As I said before, if the rights holders (For example HBO) thought they were making less money this way, it would have been shut down VERY quickly. They know that a) They are getting paid either way and b) Any back channel Netflix subscriber is one less pirate who would have paid nothing at all.


it would be based on the size of the market, not subscriber numbers.  Otherwise one could startup your own streaming business and get all content for virtually nothing by way of having no subscribers.  


There is a very good reason that the rights holders have these separate region deals - it makes them more money.  Anybody undermining the regional deals means they make less money. If you think they make more money by letting Netflix sell globally you are just plain wrong. If they did, they wouldn't even be placing the geoblocking restriction on Netflix in the first place!

Up until now, the numbers using Netflix outside the regions have been so small as to not be worth chasing.
But with major ISPs promoting it (slingshot is third largest in NZ), you can bet your bottom dollar that they will start coming down on them.

And if they let slingshot get away with it in NZ, how long before iiNet do it in the states, or even other countries?
I'm pretty sure Sky UK, owned by the giant Newscorp, would be pretty miffed if other ISPs in the UK started promoting access to the vastly superior US netflix instead of the pretty average UK netflix, and taking $$$ away from Sky UK who has to pay big bucks to the studios for the exclusive content rights to stop UK Netflix having it.

I would be very surprised if global mode lasts more than 6 months now it is being promoted heavily above the line.

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  Reply # 1101992 4-Aug-2014 19:19
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NonprayingMantis:

it would be based on the size of the market, not subscriber numbers.  Otherwise one could startup your own streaming business and get all content for virtually nothing by way of having no subscribers.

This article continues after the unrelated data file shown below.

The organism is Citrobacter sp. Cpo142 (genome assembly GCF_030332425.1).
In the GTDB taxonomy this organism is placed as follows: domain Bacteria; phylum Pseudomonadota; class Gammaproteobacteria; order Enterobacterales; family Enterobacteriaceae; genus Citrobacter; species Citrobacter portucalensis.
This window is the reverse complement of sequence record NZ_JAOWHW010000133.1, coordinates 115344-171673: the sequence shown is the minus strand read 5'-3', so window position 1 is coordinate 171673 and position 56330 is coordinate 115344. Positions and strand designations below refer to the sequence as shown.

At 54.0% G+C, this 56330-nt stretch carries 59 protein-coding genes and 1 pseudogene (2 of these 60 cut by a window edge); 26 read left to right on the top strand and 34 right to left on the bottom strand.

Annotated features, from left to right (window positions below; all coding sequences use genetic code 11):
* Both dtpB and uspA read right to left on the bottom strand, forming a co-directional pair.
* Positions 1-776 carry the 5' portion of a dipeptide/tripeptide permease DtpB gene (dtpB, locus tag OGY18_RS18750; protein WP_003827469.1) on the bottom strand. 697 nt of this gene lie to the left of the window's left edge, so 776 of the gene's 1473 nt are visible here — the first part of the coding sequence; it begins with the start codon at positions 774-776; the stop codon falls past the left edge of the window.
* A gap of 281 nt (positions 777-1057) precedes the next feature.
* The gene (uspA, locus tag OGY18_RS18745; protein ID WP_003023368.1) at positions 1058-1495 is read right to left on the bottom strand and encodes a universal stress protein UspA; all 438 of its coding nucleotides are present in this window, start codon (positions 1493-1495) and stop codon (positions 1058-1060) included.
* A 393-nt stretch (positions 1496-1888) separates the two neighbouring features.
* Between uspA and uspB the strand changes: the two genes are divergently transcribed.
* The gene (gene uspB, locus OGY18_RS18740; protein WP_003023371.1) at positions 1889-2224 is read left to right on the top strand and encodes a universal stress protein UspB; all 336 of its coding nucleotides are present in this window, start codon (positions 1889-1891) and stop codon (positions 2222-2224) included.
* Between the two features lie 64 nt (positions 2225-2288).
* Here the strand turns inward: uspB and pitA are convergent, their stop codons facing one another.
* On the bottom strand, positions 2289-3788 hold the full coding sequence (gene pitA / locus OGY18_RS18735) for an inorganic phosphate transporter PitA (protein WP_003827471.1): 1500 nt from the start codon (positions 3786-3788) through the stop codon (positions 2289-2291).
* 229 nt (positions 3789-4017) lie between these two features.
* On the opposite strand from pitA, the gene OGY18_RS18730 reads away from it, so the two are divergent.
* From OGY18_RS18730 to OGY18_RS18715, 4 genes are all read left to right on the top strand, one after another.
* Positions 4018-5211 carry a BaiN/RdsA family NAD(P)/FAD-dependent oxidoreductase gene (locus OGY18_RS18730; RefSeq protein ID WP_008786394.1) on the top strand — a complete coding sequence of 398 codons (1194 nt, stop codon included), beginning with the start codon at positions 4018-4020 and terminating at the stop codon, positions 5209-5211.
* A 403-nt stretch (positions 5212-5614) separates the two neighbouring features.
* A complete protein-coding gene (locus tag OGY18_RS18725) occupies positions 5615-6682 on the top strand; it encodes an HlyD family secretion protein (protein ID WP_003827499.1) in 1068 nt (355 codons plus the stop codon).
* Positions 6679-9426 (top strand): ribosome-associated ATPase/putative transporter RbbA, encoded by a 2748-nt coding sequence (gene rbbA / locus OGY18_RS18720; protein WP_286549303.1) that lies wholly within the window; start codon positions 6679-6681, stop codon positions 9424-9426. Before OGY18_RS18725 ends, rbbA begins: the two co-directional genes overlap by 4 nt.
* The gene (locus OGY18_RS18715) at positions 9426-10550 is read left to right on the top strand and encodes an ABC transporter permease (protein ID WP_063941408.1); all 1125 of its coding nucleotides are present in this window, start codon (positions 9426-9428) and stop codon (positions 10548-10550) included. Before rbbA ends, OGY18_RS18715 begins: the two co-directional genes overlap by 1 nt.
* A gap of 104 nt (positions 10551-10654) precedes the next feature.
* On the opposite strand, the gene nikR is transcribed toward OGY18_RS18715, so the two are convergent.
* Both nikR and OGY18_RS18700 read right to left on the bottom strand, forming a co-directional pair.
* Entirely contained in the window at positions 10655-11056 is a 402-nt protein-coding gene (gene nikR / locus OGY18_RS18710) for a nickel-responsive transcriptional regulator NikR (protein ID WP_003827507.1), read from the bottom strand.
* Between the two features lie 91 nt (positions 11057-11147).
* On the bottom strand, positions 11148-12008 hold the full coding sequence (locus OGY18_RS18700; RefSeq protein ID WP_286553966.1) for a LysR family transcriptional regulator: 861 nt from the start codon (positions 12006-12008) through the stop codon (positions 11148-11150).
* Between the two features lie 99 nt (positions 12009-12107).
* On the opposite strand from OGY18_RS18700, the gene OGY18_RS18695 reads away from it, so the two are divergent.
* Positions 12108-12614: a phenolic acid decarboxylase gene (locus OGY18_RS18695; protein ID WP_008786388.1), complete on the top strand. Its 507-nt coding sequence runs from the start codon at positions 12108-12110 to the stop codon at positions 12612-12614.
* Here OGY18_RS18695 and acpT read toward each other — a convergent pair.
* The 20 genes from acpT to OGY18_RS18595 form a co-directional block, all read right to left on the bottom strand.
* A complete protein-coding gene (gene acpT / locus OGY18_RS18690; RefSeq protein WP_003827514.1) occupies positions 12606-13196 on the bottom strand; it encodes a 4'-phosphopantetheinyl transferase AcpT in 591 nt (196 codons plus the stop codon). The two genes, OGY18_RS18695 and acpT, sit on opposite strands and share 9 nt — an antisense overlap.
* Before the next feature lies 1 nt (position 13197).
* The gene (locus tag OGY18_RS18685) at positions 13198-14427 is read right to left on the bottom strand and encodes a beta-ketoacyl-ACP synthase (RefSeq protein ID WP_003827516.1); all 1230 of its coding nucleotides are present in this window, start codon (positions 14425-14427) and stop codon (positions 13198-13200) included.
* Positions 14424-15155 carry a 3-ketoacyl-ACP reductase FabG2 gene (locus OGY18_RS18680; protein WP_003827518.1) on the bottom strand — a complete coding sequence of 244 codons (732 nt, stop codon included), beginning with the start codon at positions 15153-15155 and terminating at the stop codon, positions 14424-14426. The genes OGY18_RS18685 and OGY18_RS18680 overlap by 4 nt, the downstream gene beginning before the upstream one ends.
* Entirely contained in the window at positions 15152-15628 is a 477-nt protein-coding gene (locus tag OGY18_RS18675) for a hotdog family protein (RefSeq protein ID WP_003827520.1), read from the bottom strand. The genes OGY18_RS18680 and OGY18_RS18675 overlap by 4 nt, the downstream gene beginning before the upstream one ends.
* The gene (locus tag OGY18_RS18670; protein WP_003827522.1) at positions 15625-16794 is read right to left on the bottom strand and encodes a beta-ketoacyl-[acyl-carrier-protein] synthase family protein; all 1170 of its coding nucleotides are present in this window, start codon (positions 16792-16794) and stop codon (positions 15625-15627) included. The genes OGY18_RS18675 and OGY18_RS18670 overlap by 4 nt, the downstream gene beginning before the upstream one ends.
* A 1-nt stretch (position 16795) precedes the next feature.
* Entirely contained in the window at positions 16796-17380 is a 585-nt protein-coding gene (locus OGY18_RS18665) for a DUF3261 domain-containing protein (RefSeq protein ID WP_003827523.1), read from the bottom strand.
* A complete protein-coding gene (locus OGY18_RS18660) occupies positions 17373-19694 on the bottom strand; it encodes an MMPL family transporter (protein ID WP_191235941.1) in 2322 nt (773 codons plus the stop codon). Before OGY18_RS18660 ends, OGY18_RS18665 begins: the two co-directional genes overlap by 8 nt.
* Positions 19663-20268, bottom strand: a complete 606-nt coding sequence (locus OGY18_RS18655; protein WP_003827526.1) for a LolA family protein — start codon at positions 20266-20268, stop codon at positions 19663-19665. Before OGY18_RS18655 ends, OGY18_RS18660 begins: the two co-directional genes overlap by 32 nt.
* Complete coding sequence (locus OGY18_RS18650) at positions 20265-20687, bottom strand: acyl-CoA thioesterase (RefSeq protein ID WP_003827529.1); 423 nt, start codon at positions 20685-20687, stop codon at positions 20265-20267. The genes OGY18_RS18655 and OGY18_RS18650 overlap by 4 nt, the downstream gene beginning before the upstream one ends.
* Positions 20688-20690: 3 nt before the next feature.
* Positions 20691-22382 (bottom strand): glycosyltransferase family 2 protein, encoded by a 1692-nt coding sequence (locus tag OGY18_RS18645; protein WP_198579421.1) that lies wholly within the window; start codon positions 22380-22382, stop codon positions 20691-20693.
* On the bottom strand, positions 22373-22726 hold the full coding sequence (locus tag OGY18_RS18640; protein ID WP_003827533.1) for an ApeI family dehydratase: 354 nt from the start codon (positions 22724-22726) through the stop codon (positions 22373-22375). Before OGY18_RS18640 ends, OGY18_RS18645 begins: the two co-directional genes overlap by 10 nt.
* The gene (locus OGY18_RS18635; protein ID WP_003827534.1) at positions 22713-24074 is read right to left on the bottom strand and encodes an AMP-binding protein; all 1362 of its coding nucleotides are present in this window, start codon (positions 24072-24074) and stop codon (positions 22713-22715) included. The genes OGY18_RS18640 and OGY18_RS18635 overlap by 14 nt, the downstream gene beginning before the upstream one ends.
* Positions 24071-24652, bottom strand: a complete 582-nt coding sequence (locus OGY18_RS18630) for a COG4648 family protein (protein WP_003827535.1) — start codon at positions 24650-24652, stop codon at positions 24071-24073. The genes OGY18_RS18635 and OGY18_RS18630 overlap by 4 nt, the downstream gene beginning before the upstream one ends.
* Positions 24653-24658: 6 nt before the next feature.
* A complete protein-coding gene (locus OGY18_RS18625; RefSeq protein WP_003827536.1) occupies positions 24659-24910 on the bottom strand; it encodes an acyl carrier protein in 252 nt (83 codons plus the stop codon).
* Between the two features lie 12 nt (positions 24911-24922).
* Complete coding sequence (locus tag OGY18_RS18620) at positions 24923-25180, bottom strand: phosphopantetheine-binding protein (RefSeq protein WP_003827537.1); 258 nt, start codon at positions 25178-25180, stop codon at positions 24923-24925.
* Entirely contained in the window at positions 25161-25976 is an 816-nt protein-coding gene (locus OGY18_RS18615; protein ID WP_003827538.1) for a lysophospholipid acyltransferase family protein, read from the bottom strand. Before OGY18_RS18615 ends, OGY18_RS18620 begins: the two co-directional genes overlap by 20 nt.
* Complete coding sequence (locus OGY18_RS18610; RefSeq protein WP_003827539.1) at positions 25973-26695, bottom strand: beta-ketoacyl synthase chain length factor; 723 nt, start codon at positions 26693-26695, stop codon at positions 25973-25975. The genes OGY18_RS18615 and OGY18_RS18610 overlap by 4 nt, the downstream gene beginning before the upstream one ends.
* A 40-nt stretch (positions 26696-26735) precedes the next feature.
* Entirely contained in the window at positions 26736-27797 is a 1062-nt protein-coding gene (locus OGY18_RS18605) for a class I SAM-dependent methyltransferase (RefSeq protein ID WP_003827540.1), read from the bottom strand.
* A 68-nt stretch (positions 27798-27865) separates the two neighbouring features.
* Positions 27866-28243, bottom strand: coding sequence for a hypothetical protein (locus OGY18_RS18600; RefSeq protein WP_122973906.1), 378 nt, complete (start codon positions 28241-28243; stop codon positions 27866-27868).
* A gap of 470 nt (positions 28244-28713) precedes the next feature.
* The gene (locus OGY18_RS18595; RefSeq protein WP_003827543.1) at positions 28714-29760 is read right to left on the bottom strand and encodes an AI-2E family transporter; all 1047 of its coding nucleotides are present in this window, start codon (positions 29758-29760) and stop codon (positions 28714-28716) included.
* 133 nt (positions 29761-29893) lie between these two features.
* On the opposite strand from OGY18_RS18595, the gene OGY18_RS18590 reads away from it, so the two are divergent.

Except rights holders aren't going to be interested in selling to you without some kind of minimum volume that is worth their while. And as soon as they stop (or are forced via market forces to stop) selling exclusive content rights they lose their ability to change a premium for effectively selling a franchised monopoly. My point is right now, they are in a sweet spot where outside of the US they can effectively still change local providers that monopoly premium despite the fact some customers are using other paid methods to obtain the content. This is what Sky are really annoyed about. They lose customers to streaming, but still have to pay the premium for exclusive rights that they effectively don't get. As the rights holders aren't licencing anyone else to sell that content in the region officially (they are implicitly) they can still claim they can charge that premium. They wont be able to do this forever - at some point the market will force competition, but we aren't QUITE there yet.

There is a very good reason that the rights holders have these separate region deals - it makes them more money.  Anybody undermining the regional deals means they make less money. If you think they make more money by letting Netflix sell globally you are just plain wrong. If they did, they wouldn't even be placing the geoblocking restriction on Netflix in the first place!


See above. It only makes them less money if the likes of Sky can negotiate a lower price for the content (that isn't offset by other revenue streams elsewhere). Again, this is what Sky is annoyed about - they aren't getting a better deal on the content. That's bad for Sky's profitability and bad for their customers, who may end up wearing higher costs to offset decreasing customer numbers but static licencing costs.

Up until now, the numbers using Netflix outside the regions have been so small as to not be worth chasing.
But with major ISPs promoting it (slingshot is third largest in NZ), you can bet your bottom dollar that they will start coming down on them.